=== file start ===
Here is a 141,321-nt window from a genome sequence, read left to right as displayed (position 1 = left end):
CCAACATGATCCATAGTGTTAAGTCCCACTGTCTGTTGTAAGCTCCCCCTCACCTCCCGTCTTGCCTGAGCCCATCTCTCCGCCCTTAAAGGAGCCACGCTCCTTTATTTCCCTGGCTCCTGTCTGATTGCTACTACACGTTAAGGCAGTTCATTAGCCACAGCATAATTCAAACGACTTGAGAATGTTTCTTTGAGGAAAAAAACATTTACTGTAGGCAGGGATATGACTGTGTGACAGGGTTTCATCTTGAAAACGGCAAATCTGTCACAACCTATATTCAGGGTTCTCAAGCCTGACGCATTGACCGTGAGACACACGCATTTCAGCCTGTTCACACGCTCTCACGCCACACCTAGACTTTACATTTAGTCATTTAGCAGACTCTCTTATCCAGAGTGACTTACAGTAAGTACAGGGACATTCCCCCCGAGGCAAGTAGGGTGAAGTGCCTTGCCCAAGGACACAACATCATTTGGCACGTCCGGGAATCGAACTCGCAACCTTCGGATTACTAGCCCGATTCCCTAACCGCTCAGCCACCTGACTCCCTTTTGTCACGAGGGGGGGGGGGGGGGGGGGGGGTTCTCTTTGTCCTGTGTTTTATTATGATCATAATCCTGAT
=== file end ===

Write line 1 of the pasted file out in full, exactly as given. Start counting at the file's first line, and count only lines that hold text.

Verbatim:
Here is a 141,321-nt window from a genome sequence, read left to right as displayed (position 1 = left end):